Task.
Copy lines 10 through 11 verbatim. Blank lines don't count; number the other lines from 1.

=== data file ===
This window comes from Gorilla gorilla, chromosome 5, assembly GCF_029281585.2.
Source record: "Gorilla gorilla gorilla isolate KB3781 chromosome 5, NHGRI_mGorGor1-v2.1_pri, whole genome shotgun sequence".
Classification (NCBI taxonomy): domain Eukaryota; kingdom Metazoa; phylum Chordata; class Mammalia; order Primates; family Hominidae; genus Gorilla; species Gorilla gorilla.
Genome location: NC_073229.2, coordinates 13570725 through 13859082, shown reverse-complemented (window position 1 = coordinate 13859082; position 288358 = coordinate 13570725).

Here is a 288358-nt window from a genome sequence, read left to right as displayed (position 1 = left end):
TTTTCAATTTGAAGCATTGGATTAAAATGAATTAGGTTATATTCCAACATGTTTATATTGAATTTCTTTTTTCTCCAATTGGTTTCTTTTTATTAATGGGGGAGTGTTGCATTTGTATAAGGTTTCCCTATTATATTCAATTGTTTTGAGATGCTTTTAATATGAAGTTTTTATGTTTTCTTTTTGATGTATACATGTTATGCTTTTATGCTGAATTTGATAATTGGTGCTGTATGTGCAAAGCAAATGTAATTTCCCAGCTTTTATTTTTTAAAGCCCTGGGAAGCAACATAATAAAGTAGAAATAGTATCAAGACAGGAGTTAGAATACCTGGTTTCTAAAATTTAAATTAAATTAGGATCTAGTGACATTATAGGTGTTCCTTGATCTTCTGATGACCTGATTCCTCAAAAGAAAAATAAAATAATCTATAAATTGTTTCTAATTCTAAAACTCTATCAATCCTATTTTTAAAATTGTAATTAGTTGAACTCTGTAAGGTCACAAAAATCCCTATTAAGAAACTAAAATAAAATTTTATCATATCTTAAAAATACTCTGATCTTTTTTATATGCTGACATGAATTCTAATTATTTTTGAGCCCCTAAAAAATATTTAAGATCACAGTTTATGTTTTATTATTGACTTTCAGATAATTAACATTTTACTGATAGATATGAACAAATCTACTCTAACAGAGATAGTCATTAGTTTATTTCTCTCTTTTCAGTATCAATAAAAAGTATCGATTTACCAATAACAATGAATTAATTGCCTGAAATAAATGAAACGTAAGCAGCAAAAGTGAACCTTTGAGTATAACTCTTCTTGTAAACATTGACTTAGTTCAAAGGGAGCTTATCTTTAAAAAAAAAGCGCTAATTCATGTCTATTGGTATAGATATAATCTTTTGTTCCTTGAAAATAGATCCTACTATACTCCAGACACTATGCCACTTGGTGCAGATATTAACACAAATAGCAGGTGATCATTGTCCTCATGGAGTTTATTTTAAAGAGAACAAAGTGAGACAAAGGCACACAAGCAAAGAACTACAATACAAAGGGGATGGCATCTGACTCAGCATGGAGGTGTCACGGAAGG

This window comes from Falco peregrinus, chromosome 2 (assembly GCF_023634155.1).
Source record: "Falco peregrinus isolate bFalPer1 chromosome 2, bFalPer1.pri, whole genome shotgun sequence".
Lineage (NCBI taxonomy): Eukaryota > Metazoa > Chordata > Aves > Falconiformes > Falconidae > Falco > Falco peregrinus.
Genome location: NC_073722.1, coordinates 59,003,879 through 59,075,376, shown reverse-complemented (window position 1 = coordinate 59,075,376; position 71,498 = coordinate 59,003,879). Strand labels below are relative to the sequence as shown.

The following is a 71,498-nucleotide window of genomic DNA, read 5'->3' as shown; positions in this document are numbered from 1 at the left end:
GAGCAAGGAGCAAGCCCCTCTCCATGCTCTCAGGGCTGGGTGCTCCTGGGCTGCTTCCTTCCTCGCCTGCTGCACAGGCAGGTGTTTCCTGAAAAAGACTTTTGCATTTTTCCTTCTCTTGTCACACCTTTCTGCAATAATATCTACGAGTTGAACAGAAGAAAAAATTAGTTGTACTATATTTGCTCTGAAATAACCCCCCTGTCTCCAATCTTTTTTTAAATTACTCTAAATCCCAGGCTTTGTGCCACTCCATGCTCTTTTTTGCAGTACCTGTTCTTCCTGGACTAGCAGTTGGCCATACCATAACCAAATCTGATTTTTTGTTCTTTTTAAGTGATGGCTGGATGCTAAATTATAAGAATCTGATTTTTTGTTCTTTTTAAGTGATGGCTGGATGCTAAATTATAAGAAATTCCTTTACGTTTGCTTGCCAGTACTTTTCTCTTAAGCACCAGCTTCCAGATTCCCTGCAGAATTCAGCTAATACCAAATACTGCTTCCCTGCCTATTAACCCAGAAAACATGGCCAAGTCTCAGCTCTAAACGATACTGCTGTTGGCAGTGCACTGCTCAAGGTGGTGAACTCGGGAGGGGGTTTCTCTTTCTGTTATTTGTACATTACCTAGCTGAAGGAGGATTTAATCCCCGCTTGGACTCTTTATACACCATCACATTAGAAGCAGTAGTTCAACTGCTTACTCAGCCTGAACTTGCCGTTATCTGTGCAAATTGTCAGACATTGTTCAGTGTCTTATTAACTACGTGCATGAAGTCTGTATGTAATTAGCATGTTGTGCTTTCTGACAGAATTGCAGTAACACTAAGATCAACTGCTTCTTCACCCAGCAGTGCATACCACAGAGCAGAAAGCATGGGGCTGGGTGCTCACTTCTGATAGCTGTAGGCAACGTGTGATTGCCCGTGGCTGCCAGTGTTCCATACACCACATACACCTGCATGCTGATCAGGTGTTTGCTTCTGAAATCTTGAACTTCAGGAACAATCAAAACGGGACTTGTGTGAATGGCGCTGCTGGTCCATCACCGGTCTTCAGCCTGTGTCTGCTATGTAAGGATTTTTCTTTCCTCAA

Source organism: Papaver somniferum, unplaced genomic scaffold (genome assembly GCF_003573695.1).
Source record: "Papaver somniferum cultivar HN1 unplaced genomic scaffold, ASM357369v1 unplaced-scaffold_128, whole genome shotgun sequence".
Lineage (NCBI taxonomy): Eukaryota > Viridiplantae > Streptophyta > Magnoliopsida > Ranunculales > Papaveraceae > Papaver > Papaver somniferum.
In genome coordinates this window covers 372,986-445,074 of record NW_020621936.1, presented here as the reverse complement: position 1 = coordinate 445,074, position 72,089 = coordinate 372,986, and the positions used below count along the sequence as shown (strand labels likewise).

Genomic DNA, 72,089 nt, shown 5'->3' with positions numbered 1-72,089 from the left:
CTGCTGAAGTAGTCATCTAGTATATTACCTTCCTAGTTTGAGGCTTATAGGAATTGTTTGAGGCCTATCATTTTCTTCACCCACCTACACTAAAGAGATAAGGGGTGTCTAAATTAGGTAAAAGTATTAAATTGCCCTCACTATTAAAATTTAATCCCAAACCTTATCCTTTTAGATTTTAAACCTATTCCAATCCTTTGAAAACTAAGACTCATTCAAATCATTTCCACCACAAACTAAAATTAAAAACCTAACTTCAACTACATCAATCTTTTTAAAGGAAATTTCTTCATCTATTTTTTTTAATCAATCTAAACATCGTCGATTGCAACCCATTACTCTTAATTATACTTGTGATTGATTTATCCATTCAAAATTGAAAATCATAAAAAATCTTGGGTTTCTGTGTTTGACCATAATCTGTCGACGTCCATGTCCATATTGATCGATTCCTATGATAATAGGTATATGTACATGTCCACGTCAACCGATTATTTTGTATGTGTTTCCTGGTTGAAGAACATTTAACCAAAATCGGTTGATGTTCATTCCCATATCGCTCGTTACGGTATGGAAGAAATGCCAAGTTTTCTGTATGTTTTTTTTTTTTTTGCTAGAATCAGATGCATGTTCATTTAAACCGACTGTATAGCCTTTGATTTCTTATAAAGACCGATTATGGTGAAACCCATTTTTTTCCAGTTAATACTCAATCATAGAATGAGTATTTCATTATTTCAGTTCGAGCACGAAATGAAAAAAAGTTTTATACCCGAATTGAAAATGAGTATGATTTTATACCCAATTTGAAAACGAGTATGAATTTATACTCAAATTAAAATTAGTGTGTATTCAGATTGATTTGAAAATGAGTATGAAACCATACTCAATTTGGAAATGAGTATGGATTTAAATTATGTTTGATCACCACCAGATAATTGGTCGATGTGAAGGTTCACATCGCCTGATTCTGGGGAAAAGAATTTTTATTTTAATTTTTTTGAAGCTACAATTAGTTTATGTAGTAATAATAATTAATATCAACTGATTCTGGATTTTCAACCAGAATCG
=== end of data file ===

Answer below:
Genome location: NC_073722.1, coordinates 59,003,879 through 59,075,376, shown reverse-complemented (window position 1 = coordinate 59,075,376; position 71,498 = coordinate 59,003,879). Strand labels below are relative to the sequence as shown.

The following is a 71,498-nucleotide window of genomic DNA, read 5'->3' as shown; positions in this document are numbered from 1 at the left end: